There is a history of crocodile-human conflict in Sangli, brought on by human interference.

The Krishna and Warna rivers here have long been home to more than a hundred mugger crocodiles (Crocodylus palustris) – but the conflict has become more pronounced in the last two or so decades thanks to increasing sand-mining and agriculture.

“Sand mining and practices like the bifurcation of river beds can lead to a loss of area for crocodiles to lay eggs,” Whitaker said. Whitaker put together a report of crocodile-human conflict for the Madras Crocodile Bank Trust in 2007. It included an instance of a fatal crocodile attack in an area known for heavy sand-mining. News reports have also linked sand-mining and farming near rivers to the destruction of crocodile habits, eventually leading to conflict as both human and reptile vie for the same living space.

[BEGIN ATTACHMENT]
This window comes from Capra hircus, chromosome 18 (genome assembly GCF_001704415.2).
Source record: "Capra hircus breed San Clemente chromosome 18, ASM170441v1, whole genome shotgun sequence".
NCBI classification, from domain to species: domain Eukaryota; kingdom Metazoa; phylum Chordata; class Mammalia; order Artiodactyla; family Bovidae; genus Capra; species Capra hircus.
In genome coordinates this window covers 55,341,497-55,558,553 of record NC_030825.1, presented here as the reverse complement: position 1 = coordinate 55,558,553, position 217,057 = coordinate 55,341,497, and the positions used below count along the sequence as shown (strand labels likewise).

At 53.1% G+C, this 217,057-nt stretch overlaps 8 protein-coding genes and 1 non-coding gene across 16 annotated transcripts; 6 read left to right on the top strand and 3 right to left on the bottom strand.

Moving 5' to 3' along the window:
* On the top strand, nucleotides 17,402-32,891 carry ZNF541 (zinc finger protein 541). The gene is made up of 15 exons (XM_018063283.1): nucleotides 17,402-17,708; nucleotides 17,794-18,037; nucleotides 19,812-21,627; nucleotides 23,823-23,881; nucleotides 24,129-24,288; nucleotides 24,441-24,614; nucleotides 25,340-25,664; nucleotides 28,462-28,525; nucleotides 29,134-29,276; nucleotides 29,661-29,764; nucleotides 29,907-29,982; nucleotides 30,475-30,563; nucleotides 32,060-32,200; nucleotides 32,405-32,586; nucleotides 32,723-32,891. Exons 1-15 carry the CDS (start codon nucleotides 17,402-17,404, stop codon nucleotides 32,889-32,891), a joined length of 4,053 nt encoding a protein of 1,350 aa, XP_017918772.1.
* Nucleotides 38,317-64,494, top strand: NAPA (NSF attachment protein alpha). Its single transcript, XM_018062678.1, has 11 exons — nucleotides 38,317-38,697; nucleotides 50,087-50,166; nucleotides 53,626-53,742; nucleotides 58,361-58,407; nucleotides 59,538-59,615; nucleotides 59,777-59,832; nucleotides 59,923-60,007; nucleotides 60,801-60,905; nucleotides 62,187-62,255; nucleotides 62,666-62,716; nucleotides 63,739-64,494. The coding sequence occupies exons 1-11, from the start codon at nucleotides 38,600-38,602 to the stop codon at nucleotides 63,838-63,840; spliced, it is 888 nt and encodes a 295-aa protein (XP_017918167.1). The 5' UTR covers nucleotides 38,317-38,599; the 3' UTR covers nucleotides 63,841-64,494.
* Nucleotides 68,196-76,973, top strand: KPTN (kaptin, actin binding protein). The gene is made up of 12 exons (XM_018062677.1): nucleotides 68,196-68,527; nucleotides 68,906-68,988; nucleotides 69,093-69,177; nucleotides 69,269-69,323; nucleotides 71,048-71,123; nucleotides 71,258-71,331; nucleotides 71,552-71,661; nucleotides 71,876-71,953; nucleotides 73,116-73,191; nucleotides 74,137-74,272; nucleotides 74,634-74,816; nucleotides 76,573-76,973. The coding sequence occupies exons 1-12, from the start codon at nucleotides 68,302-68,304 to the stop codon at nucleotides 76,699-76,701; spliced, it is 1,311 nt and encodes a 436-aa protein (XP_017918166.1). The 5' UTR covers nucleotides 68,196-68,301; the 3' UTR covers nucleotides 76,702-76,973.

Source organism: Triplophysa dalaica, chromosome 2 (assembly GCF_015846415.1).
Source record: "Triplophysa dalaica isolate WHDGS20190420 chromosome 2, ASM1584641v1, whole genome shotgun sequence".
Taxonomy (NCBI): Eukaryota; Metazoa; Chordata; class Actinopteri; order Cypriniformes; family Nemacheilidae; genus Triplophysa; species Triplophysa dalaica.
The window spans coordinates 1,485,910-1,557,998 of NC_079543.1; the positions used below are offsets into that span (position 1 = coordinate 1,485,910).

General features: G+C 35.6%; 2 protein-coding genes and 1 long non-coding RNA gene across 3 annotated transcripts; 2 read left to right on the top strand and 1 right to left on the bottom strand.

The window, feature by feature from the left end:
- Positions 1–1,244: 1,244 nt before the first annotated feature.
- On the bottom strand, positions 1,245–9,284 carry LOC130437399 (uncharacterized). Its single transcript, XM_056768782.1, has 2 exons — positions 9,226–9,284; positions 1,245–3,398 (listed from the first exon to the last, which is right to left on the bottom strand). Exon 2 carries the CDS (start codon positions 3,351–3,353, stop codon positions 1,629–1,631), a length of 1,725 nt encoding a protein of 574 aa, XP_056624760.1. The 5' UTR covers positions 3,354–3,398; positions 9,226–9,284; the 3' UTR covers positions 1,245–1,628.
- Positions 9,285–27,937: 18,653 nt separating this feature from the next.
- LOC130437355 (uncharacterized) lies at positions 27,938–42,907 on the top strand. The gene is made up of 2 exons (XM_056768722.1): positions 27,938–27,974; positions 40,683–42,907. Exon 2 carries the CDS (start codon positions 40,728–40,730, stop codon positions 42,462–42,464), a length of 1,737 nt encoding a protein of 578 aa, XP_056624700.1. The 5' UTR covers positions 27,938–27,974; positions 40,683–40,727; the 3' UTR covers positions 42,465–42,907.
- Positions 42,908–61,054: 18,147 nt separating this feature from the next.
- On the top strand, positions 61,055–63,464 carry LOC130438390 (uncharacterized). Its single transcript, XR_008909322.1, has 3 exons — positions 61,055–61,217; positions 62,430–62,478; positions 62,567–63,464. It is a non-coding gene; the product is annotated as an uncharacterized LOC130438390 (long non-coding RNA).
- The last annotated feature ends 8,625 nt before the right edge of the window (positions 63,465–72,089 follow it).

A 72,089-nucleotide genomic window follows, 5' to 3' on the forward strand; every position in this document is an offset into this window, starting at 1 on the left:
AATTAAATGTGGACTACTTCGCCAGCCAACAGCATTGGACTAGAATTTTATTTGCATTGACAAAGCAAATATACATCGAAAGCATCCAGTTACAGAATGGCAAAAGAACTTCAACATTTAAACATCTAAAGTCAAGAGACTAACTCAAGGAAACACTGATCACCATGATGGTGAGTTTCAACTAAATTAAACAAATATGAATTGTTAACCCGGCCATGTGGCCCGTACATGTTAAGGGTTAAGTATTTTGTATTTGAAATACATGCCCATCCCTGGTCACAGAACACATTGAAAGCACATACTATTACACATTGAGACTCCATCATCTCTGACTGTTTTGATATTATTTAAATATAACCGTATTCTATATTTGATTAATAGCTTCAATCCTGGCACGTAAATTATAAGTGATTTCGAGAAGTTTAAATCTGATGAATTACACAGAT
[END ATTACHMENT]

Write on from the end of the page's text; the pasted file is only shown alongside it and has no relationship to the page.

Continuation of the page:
Another by-product of crocodile-human conflict is retaliatory killings, in which humans destroy crocodile eggs or kill hatchlings or crocodiles in retaliation. Whitaker’s report speaks of an incident in Digras Wadi village, Maharashtra, in 2003, when villagers destroyed a nest of eggs after a crocodile attacked and killed a young boy. In another incident in Odisha, people responded to the death of a woman by killing two mugger crocodiles.

“Retaliatory killings of crocodiles are rare, but when they do happen, the human killers come in mobs because they have lost a village member or because they are frustrated at the forest authorities’ inaction,” B.C Chaudhary, executive trustee of the Wildlife Institute of India, Dehradun, said. “People avoid individually seeking out crocodiles because they know they’re protected [under the Wildlife Protection Act 1972], but in large mobs, they will either poison the crocodile or beat it to death.”